PORTLAND, Maine — Portland Police Chief Michael Sauschuck said people celebrating the city’s groundbreaking marijuana legalization effort presented no trouble for his officers. But he said police will continue to issue citations for possession of the drug under state law when necessary.
“We didn’t have any problems at all,” Sauschuck told the Bangor Daily News on Wednesday morning.
The chief reiterated comments he made before the passage of the referendum, which legalizes possession of up to 2.5 ounces of marijuana in Portland. Recreational use of the drug remains illegal under federal and state laws, which Sauschuck said “pre-empt local ordinances.”
But he said police in Maine’s largest city did not consider small-scale marijuana possession a high priority even before Tuesday night’s election. The ordinance takes effect in 30 days.
“This doesn’t change anything for us in terms of enforcement,” he said. “But the actual statistics show this is a low priority for us.”
Maine Attorney General Janet Mills on Wednesday reinforced Sauschuck’s position that state law takes precedence over a local ordinance in determining enforcement strategy.
“While the people of Portland are free to express their views on marijuana or other topics of social importance, the marijuana ordinance of course does not override state or federal laws regulating the use, possession, furnishing and sale of marijuana,” Mills said in an email to the Bangor Daily News. “In this regard, we view the referendum as somewhat advisory in nature.”
Possession of less than 2.5 ounces of marijuana is not a criminal offense in Maine, but rather a civil offense, effectively meaning that instead of any jail time, those convicted face court dates and fines.
Sauschuck said his department responds to 85,000 calls for service per year, and handed out 68 civil summonses for marijuana charges between June 2011 and June 2012. The following 12-month period, from June 2012 to June 2013, Portland police issued just 54 such citations.
Under Sauschuck, the Portland Police Department has a track record of flexibility when dealing with controversial issues. The police have agreed not to enforce a recently approved — and hotly contested — ordinance prohibiting panhandling or other demonstrations in city median strips until a First Amendment lawsuit over the new rule plays out.
During a late-night event in September protesting the proposed sale of the publicly owned Congress Square Park to private hotel developers, the chief allowed demonstrators to stay long past a standing 10 p.m. park closure time on the books in order to allow them to get their message across.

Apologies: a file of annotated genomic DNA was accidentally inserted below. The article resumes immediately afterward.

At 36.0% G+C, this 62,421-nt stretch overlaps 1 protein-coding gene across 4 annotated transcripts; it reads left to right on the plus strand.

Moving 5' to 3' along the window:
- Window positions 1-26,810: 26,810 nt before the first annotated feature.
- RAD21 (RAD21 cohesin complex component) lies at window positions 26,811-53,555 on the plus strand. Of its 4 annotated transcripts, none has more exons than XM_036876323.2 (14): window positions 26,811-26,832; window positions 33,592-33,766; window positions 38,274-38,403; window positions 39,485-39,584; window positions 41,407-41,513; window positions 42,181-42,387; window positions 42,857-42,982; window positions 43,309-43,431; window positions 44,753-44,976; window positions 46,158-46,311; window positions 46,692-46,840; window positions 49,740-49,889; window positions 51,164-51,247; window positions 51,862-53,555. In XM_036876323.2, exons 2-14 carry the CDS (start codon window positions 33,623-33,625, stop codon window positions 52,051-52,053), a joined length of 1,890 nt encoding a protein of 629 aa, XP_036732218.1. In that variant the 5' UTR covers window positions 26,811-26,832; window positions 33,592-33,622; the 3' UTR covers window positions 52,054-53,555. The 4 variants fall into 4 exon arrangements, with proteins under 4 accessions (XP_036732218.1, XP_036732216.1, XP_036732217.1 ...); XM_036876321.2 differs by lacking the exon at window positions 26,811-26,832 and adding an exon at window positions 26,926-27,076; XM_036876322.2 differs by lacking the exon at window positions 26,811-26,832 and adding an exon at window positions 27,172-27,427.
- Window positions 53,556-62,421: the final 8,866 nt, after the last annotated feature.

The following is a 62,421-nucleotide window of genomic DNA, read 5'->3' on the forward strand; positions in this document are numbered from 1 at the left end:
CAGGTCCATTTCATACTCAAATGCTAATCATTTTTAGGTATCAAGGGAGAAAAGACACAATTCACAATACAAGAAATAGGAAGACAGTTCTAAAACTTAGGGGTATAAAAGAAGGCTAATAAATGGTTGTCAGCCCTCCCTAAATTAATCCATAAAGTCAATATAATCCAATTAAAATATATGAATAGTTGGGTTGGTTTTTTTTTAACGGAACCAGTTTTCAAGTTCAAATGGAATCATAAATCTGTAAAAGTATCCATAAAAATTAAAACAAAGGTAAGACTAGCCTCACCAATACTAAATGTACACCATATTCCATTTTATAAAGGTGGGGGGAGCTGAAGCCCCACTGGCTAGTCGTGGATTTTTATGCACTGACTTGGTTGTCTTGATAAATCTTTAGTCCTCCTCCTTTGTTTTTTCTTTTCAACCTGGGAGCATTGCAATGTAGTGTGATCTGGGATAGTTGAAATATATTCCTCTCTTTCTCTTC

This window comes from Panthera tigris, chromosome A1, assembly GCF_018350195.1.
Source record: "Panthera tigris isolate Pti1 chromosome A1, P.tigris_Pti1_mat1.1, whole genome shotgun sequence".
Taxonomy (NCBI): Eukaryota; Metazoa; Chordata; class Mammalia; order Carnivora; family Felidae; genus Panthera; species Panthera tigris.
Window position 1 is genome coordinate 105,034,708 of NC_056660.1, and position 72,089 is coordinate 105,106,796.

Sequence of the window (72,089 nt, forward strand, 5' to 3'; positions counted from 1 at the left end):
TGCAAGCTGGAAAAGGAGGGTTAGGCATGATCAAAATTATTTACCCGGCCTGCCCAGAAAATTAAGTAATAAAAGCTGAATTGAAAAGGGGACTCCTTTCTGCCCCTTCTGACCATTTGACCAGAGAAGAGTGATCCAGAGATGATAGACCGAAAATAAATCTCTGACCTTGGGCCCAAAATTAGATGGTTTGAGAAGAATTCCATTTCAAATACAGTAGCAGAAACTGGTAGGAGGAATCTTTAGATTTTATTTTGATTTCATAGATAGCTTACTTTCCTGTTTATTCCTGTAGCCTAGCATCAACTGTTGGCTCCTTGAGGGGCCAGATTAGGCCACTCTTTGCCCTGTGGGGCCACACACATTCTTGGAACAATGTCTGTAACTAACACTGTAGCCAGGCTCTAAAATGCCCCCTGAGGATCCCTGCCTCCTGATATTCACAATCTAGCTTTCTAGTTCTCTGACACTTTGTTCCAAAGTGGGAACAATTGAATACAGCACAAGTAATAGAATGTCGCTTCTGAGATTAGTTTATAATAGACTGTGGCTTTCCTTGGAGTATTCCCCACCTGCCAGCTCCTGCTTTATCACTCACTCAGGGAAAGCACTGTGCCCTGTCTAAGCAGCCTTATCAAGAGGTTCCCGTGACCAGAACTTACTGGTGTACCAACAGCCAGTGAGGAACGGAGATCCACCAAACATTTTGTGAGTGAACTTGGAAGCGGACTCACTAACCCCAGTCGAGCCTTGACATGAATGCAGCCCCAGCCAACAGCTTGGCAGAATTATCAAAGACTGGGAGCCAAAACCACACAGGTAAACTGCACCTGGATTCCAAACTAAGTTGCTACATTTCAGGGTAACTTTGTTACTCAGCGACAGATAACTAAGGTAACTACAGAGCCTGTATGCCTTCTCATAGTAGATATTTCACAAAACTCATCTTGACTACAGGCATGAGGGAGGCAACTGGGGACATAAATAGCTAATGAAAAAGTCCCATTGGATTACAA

Similarly, when it comes to enforcement of marijuana laws under the new local ordinance, Sauschuck said Wednesday, “Officers will use their discretion.”
The chief said that, even with news photographs depicting revelers smoking large marijuana joints being circulated online, police have no plans to issue citations based on that incriminating evidence.
“Let’s think about resource allocation,” Sauschuck said. “We’re not going to go after these guys for smoking a joint [in a picture].”
While the referendum may not have much functional effect in Portland, supporters have celebrated the legalization as importantly symbolic.
Portland becomes the first city on the East Coast to even nominally legalize pot, and is a new rallying place for marijuana advocates nationwide after successful and high-profile legalization efforts in Washington state and Colorado. Proponents of legalization hope to build upon Tuesday’s vote to generate momentum for a statewide referendum in 2016, timed to coincide with the next presidential election.
David Boyer, Maine political director for the national Marijuana Policy Project, has said he hopes Portland will play a similar role here as Denver did in Colorado. The passage of a local measure legalizing recreational use of marijuana in Colorado’s largest city in 2005 was seen as a harbinger of the statewide legalization last year.
However, Project SAM, or Smart Approaches to Marijuana, announced Wednesday that it would launch an educational campaign in Maine to inform the public of the dangers associated with marijuana use. Scott Gagnon, a veteran substance abuse prevention worker, will lead the Maine campaign.
“Maine is on the brink of creating a massive marijuana industry that will inevitably target teens and other vulnerable populations. Misconceptions about marijuana are becoming more and more prevalent,” said former U.S. Rep. Patrick Kennedy, Project SAM’s national chairman, in a prepared statement. “It’s time to clear the smoke and get the facts out about this drug.”
Gagnon added that the effort is not about “demonizing or legalizing marijuana, but rather educating the public about the most misunderstood drug in the state.”
Criminal penalties for possession of small amounts of marijuana were eliminated in Maine in 1976. Medical use of marijuana was legalized in Maine in 1999, and larger-scale dispensaries of medical cannabis were newly allowed in 2009.
The Portland ordinance change, which still would prohibit use of marijuana in public, was put on the ballot through the citizens initiative process. A coalition of organizations — Portland Green Independent Committee, Marijuana Policy Project, the American Civil Liberties Union of Maine and the Libertarian Party of Maine — collected nearly twice the 1,500 petition signatures necessary to force the referendum.